Let's talk conception. Yeah, you heard me right, and I don't mean conception as in ideas or novels or anything writing related. I mean reproduction.
OK, actually I do want to talk about ideas, novel writing, publishing, etc. but I think it's interesting how getting published is rather like trying to conceive. Yes, reproduction (or the act of reproduction, at the very least) has been on my mind lately (we're all adults here, so get real), but the more I think about it, the more I realize there's a great parallel here.
Think about it. Publishing is kind of like trying to get pregnant. Now not that I have ever tried to get pregnant, even if I wanted to (that just comes off completely wrong, doesn't it?). But look, even if conception seems very easy for some couples, I bet it's not always that way, and not without some "trying." Getting pregnant on just one occasion is more likely to happen in fiction than in real life. Not that it can't happen, just as someone may really hit the publishing jackpot on first try. It does happen, but it's not that common.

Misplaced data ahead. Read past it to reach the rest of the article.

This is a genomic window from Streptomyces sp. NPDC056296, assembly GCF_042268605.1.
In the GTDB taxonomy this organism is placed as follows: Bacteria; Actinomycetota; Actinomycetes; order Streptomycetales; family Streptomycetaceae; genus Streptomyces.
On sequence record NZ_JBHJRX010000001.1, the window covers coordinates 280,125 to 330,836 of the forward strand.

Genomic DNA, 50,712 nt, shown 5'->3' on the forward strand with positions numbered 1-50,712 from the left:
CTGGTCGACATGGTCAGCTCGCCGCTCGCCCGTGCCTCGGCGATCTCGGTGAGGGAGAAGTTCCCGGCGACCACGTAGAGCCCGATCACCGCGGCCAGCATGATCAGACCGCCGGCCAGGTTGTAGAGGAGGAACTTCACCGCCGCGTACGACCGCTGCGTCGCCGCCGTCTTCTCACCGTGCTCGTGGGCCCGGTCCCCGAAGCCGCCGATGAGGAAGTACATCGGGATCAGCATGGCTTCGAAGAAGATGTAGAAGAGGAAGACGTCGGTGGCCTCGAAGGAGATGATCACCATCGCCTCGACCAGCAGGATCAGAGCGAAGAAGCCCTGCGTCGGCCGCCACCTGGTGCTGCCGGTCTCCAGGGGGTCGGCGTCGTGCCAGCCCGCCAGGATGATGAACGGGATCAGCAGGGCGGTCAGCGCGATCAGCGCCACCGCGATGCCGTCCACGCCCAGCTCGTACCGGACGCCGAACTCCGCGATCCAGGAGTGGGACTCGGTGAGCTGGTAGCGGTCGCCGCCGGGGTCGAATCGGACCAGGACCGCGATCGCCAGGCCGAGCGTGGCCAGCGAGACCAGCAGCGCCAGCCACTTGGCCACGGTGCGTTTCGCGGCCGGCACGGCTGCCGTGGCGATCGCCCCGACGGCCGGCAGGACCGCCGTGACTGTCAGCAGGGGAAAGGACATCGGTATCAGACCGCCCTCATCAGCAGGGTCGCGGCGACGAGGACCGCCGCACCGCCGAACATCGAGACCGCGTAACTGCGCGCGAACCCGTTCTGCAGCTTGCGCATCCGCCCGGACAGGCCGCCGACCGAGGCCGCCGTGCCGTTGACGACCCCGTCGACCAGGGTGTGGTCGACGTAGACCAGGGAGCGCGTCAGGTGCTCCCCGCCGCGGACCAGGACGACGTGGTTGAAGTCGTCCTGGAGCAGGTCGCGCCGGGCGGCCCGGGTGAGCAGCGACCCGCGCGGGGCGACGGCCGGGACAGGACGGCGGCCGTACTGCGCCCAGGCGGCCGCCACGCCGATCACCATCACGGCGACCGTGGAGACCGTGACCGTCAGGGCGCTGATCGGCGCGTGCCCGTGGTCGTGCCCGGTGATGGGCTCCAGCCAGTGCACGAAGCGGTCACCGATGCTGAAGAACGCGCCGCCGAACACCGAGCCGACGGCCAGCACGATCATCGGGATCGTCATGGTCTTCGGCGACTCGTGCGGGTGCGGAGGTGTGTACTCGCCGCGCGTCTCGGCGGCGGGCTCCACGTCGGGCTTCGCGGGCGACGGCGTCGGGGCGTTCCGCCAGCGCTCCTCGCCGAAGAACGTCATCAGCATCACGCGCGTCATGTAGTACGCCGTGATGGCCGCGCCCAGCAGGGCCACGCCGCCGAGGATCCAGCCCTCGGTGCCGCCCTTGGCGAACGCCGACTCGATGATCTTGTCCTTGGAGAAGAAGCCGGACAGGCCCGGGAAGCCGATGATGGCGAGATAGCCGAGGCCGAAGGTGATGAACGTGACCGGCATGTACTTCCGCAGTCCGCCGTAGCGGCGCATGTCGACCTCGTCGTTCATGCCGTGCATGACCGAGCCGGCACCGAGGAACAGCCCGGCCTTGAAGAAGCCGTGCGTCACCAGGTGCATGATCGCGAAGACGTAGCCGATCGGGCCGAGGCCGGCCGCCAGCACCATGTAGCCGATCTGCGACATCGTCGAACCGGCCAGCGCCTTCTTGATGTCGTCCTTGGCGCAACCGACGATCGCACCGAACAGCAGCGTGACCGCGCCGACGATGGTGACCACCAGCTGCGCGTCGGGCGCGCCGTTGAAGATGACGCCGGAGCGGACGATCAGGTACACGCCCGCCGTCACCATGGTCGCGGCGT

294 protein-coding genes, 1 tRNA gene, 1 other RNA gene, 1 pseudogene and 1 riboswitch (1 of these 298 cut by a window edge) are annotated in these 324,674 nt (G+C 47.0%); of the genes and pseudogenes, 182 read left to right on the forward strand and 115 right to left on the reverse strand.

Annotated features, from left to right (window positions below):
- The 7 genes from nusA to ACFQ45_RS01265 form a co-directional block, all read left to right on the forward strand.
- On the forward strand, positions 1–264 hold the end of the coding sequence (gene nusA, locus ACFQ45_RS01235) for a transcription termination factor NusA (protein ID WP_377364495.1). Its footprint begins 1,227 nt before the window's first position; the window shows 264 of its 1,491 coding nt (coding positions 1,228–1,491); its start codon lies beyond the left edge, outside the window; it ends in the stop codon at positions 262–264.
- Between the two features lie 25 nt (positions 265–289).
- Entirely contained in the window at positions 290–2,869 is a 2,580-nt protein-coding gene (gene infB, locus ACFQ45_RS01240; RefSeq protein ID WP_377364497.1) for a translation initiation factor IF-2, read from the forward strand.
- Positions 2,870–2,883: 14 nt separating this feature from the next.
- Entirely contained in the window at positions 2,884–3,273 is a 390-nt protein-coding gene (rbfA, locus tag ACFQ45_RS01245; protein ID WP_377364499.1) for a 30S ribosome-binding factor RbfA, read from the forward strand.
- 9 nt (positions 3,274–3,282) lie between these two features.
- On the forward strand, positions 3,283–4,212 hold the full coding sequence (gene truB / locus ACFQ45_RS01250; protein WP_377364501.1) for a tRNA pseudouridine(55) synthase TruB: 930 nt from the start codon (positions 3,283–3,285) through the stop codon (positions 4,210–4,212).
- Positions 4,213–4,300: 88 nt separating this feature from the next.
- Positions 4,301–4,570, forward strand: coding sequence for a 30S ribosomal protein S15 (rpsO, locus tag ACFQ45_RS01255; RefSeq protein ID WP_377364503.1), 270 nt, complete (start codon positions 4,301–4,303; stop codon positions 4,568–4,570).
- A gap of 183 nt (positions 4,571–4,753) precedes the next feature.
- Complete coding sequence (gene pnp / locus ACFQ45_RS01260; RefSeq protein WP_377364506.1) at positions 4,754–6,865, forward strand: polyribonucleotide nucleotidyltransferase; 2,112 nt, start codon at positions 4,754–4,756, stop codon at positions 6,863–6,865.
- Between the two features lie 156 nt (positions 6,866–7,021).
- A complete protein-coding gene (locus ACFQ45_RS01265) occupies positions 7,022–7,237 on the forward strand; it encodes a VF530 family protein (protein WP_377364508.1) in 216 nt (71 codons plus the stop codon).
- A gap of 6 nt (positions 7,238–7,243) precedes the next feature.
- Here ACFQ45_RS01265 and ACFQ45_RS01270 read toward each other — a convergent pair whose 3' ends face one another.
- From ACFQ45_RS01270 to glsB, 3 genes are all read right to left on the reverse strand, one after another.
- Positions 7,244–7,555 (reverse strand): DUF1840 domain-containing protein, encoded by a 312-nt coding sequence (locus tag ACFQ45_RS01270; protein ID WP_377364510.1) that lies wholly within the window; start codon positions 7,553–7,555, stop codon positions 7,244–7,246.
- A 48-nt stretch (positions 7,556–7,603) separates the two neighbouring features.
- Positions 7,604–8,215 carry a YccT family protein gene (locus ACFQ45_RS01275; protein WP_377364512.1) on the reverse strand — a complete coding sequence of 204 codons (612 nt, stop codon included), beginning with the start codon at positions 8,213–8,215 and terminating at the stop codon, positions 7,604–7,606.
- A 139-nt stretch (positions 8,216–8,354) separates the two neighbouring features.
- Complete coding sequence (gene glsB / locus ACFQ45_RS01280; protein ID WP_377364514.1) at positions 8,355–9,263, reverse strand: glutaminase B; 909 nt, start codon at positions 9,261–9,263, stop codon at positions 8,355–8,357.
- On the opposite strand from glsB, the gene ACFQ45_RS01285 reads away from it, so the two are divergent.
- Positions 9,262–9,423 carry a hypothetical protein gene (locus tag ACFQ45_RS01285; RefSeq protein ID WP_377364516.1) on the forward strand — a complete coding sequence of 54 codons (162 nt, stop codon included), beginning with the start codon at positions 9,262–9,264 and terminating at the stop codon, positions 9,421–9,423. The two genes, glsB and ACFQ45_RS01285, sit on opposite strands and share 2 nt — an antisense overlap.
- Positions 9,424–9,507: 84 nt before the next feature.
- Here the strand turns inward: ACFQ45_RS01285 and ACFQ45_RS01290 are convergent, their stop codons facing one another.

So, it does take a lot of practice. A lot of trying. And it's really fun. Let's face it, sex is fun. It's only when you actually try to have a baby and it continues to fail that you feel frustrated and stressed out. "What are we doing wrong?" "What is wrong with me/us?"
Such frustration is not uncommon among writers.
Studies show that the chance of conception is only 20% even during ovulation. And "ovulation" means the right time, the right place. Now try to catch the right agent/publisher at the right time, at the right place, and you can see that the odds are not really that much better.
Then it takes a LOT of sperm, I mean, millions and millions to make this work. Think of these little buggers as the millions of words you have ever written, and you will ever write in the future. It takes a lot of words to make a masterpiece.
And not every word or piece of work is created equal. Some are great swimmers, dashing in a straight line, ready to be the hero. Some barely move. Some are just deadbeats. Deformed. Incomplete. In fact, up to 40% immotility and 85% abnormal morphology are still considered "normal" fertility. That's a pretty high rate of FAIL. So, imagine all the stories you have ever written. Suddenly it doesn't sound so bad.
Because ALL IT TAKES IS ONE. (it may not even be the best swimmer)
And lots of "doing it."
So have fun.
100 words, 16500 words total
329 days and 169000 words to go